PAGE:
Have you ever felt like someone was watching you? If you live in Newham, just outside of London, England, you may be right.
In an effort to help keep crime at a minimum in this East London borough, the borough uses Face It Surveillance software from Visionics Corp. (Jersey City, NJ) in conjunction with other control room hardware and software. The system automatically scans the faces of people passing more than 200 closed-circuit television (CCTV) cameras placed throughout Newham. These cameras can be found in several public areas on top of towers, clipped to the sides of buildings, in subways, or even in parks with crime problems.
The system's specific objective is to reduce crime in Newham by searching for matches in a watch list of known criminals, stored in a police database within the control room. When the system spots one of those faces, a security officer in the control room is alerted, a manual verification is made, and the police are contacted. The live video feed is also sent to the police station directly from the control room. It is important to note that the system discards all images that do not match up against the database. This ensures the privacy of the innocent.
The cameras feed back to a central control area, which is monitored 24 hours a day. Cameras can also be monitored concurrently, but not individually. The borough council turned to Visionics' Face It Surveillance to monitor and add functionality to these cameras. Since the system was installed, crime has significantly dropped in Newham. (Statistics are based upon a combination of the CCTV cameras, Face It Surveillance software, and the publicity derived from the installation.)
"We have a small number of active muggers in and around our shopping centers," says Bob Lack, Newham's security chief. "As the system develops, facial images of known pedophiles may also be added to the automated watch list."
The Biometric Aspect
Tim Pidgeon, manager of business development at Visionics U.K., says that Newham looked at several other facial recognition systems, but chose Face It Surveillance because of the software's algorithm (a software procedure or formula for solving a problem). Face It Surveillance works with an algorithm called local feature analysis. This algorithm can identify a face by certain characteristics and the relationship between those characteristics. Face It Surveillance looks at the triangle drawn from the base of the nose to the outside corner of both eyes taking no consideration of glasses, hair, or facial hair. "Other software works off of an algorithm called EigenFaces, which cannot take into consideration changes in lighting and positioning," explains Pidgeon. "Other forms use laser scanning technology to work out a 3-D composite of the face. That's not really publicly acceptable or covert. The beauty of our system is that it is covert, accurate, and therefore highly effective."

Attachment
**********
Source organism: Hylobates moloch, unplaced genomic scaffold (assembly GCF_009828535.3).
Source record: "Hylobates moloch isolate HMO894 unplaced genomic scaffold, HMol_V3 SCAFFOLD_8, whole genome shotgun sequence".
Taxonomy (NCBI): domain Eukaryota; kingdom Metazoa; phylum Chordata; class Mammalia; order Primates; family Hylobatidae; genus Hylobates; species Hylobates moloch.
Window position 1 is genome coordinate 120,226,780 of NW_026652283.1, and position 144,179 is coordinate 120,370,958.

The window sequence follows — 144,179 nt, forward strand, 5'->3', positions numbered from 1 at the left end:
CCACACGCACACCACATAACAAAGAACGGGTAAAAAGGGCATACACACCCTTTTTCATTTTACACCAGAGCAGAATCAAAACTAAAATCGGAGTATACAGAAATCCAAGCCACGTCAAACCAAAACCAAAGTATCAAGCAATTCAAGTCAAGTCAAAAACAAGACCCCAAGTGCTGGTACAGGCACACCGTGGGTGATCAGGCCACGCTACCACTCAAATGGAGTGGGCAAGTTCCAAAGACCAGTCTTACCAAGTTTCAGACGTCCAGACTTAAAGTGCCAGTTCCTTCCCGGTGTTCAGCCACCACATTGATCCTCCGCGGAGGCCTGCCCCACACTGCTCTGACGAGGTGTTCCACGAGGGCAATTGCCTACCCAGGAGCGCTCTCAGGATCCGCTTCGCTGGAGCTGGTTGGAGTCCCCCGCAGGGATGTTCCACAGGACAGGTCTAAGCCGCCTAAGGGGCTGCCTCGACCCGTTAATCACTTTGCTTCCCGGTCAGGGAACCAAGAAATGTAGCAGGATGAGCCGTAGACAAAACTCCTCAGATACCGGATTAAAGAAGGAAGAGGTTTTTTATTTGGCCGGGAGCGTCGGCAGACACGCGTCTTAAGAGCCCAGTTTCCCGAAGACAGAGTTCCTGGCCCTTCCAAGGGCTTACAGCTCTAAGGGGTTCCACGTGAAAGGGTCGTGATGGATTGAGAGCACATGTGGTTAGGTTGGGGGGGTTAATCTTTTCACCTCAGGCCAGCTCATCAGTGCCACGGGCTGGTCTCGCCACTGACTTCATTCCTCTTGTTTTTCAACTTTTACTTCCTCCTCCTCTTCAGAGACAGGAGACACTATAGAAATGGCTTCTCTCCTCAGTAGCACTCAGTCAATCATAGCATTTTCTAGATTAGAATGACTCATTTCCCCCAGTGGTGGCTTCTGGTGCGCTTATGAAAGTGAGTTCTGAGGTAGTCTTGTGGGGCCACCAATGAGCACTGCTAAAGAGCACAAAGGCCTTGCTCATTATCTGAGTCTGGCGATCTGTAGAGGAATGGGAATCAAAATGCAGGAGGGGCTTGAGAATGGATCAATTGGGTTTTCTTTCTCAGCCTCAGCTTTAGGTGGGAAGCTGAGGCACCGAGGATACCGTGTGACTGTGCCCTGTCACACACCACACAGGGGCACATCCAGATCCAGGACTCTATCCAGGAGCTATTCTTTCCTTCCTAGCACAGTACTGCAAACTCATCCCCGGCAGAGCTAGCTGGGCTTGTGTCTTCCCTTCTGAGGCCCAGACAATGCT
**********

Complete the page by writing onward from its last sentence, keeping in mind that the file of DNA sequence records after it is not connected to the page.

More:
The cameras were installed last year as part of a three-year plan to reduce crime. Facial recognition was seen as a way that the police could monitor the cameras. "Technology solutions were required to assist people, not replace people," Pidgeon points out.
According to Pidgeon, the system was easy to install. "There was hardly any end user training," he says. "It is a totally passive system. It doesn't replace officers. There will always be two or three human decisions in the chain when a match is made."
Safety Is The Value
Unfortunately, tragedy spurs the need for this type of surveillance. "Terroristic attacks like recent bombings in London create the need for these systems," says Pidgeon. "Those tragedies bring attention to what can be done to avoid future attacks or solve crimes. A high-profile U.K. news star was recently killed in this area. Footage from these cameras is being used to help find the killer."
The biggest value provided by the CCTV cameras and Face It Surveillance software can't be measured monetarily. "How do you put a price on the fact that six elderly women didn't get attacked last week?" asks Pidgeon. "A mugging could have a horrific effect on the rest of an elderly person's life."
According to Pidgeon, cameras are now being installed in bus lanes on Newham streets on a trial basis. "The software works on relatively the same principal," he explains. "We have traffic lanes that are only used for busses and taxis. Drivers often use them illegally. With automatic license plate recognition, citations can be written even if an officer was not present to see the violation. It's technology at its best using computers to search tirelessly."
Visionics is now ready to take the borough to the next generation of software, allowing system operators to concurrently look at multiple heads in a field of view. "The search will run on every head," Pidgeon explains. "The software will also allow for more concurrent camera monitoring and larger watch lists."
Visionics plans to offer its Face It Surveillance program through resellers. "Surveillance is an area that will become increasingly important to VARs, systems integrators, and original equipment manufacturers (OEMs)," says Pidgeon.